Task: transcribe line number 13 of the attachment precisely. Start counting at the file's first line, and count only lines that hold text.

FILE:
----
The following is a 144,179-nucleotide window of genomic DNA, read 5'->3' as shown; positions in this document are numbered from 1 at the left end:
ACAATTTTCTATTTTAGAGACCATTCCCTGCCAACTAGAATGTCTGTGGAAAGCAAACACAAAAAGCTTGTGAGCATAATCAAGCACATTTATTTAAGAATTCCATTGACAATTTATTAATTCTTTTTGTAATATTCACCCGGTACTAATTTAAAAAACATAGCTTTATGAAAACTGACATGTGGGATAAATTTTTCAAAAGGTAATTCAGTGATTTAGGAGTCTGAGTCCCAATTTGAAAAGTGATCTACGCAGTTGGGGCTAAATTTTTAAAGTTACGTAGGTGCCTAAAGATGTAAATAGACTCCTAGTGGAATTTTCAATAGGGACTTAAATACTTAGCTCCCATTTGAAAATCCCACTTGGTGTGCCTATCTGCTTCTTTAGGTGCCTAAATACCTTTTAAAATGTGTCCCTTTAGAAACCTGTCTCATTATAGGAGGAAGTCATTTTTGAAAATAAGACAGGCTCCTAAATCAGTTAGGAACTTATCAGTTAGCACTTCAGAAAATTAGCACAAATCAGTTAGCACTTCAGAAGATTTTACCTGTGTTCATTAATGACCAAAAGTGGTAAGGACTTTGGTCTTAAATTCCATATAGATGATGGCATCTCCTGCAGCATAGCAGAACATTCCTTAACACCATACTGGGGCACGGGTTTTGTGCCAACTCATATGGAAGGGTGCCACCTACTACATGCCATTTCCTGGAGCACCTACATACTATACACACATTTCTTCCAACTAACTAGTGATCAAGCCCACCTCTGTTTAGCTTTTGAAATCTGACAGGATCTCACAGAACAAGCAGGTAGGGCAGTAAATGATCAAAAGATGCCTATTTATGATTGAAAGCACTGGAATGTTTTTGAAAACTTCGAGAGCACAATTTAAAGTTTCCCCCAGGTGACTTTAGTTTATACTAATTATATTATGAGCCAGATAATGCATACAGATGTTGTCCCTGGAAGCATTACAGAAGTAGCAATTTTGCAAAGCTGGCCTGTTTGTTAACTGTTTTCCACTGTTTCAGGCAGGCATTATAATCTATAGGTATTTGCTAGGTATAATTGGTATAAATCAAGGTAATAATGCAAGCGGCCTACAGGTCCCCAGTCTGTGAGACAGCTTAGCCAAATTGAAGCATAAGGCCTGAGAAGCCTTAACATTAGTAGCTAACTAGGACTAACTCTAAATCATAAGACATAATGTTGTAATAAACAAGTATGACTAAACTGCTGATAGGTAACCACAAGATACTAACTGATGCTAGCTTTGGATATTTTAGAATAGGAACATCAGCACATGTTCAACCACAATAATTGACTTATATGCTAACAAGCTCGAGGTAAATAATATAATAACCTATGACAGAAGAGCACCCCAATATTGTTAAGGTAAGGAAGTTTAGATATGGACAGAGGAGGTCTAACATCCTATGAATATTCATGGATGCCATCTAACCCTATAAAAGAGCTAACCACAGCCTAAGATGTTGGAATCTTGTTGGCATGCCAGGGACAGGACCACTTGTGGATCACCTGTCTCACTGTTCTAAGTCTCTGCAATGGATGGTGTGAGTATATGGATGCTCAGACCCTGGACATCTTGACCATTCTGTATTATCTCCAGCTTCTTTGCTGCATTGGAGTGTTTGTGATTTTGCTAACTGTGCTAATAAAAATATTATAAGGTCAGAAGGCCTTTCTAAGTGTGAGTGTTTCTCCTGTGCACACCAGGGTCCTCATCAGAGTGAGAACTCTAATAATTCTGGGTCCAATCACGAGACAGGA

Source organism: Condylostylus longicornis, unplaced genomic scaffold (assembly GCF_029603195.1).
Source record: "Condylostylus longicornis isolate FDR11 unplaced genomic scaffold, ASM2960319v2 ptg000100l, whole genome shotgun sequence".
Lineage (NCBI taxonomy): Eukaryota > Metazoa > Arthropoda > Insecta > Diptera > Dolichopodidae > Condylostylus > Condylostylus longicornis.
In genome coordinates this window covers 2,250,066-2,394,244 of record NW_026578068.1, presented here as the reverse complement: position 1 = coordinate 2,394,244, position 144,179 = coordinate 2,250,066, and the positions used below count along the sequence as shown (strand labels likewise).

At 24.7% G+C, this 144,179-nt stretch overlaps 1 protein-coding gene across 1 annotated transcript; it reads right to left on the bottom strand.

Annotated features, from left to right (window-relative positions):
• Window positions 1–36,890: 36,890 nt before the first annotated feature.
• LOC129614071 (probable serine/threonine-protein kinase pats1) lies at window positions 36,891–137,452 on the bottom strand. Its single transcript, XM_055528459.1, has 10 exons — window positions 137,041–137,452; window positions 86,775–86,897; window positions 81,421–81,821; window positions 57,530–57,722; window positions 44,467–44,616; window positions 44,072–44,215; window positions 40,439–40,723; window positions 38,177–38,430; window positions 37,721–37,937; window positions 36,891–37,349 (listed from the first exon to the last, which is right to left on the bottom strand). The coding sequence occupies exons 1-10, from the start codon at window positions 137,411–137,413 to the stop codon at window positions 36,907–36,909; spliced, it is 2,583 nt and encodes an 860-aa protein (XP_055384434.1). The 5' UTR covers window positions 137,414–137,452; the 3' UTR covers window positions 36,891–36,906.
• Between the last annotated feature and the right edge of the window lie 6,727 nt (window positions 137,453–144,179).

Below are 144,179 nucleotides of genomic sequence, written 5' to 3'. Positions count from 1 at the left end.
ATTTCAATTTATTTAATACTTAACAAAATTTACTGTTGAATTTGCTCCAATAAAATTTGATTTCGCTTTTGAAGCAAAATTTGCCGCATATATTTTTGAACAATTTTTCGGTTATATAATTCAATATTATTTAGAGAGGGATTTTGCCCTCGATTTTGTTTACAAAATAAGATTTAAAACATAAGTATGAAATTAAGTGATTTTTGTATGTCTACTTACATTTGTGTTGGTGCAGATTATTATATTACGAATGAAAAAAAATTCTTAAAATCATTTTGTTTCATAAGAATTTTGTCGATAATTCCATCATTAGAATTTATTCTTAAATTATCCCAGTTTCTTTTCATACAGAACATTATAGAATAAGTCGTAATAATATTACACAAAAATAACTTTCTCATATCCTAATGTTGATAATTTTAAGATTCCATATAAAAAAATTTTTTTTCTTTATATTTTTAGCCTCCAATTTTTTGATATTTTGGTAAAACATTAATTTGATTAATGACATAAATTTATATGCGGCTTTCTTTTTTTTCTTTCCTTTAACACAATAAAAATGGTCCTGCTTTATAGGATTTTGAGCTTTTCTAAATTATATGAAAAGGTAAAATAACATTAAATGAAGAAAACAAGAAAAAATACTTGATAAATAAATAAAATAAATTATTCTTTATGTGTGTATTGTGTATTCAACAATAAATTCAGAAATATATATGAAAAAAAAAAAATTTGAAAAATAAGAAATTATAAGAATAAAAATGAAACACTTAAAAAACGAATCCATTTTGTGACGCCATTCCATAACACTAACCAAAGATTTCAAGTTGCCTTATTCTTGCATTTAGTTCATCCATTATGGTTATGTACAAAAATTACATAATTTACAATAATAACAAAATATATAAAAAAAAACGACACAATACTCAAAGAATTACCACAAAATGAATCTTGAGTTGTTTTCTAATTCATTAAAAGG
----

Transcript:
ATTTCAATTTATTTAATACTTAACAAAATTTACTGTTGAATTTGCTCCAATAAAATTTGATTTCGCTTTTGAAGCAAAATTTGCCGCATATATTTTTGAACAATTTTTCGGTTATATAATTCAATATTATTTAGAGAGGGATTTTGCCCTCGATTTTGTTTACAAAATAAGATTTAAAACATAAGTATGAAATTAAGTGATTTTTGTATGTCTACTTACATTTGTGTTGGTGCAGATTATTATATTACGAATGAAAAAAAATTCTTAAAATCATTTTGTTTCATAAGAATTTTGTCGATAATTCCATCATTAGAATTTATTCTTAAATTATCCCAGTTTCTTTTCATACAGAACATTATAGAATAAGTCGTAATAATATTACACAAAAATAACTTTCTCATATCCTAATGTTGATAATTTTAAGATTCCATATAAAAAAATTTTTTTTCTTTATATTTTTAGCCTCCAATTTTTTGATATTTTGGTAAAACATTAATTTGATTAATGACATAAATTTATATGCGGCTTTCTTTTTTTTCTTTCCTTTAACACAATAAAAATGGTCCTGCTTTATAGGATTTTGAGCTTTTCTAAATTATATGAAAAGGTAAAATAACATTAAATGAAGAAAACAAGAAAAAATACTTGATAAATAAATAAAATAAATTATTCTTTATGTGTGTATTGTGTATTCAACAATAAATTCAGAAATATATATGAAAAAAAAAAAATTTGAAAAATAAGAAATTATAAGAATAAAAATGAAACACTTAAAAAACGAATCCATTTTGTGACGCCATTCCATAACACTAACCAAAGATTTCAAGTTGCCTTATTCTTGCATTTAGTTCATCCATTATGGTTATGTACAAAAATTACATAATTTACAATAATAACAAAATATATAAAAAAAAACGACACAATACTCAAAGAATTACCACAAAATGAATCTTGAGTTGTTTTCTAATTCATTAAAAGG